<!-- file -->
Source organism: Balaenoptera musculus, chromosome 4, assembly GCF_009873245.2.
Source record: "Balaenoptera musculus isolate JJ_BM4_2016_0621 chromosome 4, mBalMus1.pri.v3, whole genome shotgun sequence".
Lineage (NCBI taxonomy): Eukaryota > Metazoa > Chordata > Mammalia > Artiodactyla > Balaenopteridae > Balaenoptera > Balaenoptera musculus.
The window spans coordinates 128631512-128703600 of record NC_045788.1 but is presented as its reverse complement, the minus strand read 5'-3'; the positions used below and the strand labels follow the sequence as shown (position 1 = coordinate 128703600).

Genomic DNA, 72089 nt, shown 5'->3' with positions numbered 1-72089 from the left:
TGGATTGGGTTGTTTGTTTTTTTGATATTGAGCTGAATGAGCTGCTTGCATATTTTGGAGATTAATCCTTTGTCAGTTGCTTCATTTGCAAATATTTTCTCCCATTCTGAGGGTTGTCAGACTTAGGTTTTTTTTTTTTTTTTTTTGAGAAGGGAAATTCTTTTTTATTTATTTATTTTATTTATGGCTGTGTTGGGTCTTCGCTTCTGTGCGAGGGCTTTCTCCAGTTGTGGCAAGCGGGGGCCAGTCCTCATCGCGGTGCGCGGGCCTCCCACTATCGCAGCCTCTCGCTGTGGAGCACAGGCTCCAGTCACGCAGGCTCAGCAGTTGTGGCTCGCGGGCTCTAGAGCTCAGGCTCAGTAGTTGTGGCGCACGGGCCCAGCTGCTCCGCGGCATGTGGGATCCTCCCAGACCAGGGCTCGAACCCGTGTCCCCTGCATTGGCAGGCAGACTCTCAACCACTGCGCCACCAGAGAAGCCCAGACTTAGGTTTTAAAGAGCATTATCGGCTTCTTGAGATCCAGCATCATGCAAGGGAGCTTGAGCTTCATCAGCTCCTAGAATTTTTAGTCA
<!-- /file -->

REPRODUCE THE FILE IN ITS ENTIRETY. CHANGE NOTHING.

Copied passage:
Source organism: Balaenoptera musculus, chromosome 4, assembly GCF_009873245.2.
Source record: "Balaenoptera musculus isolate JJ_BM4_2016_0621 chromosome 4, mBalMus1.pri.v3, whole genome shotgun sequence".
Lineage (NCBI taxonomy): Eukaryota > Metazoa > Chordata > Mammalia > Artiodactyla > Balaenopteridae > Balaenoptera > Balaenoptera musculus.
The window spans coordinates 128631512-128703600 of record NC_045788.1 but is presented as its reverse complement, the minus strand read 5'-3'; the positions used below and the strand labels follow the sequence as shown (position 1 = coordinate 128703600).

Genomic DNA, 72089 nt, shown 5'->3' with positions numbered 1-72089 from the left:
TGGATTGGGTTGTTTGTTTTTTTGATATTGAGCTGAATGAGCTGCTTGCATATTTTGGAGATTAATCCTTTGTCAGTTGCTTCATTTGCAAATATTTTCTCCCATTCTGAGGGTTGTCAGACTTAGGTTTTTTTTTTTTTTTTTTTGAGAAGGGAAATTCTTTTTTATTTATTTATTTTATTTATGGCTGTGTTGGGTCTTCGCTTCTGTGCGAGGGCTTTCTCCAGTTGTGGCAAGCGGGGGCCAGTCCTCATCGCGGTGCGCGGGCCTCCCACTATCGCAGCCTCTCGCTGTGGAGCACAGGCTCCAGTCACGCAGGCTCAGCAGTTGTGGCTCGCGGGCTCTAGAGCTCAGGCTCAGTAGTTGTGGCGCACGGGCCCAGCTGCTCCGCGGCATGTGGGATCCTCCCAGACCAGGGCTCGAACCCGTGTCCCCTGCATTGGCAGGCAGACTCTCAACCACTGCGCCACCAGAGAAGCCCAGACTTAGGTTTTAAAGAGCATTATCGGCTTCTTGAGATCCAGCATCATGCAAGGGAGCTTGAGCTTCATCAGCTCCTAGAATTTTTAGTCA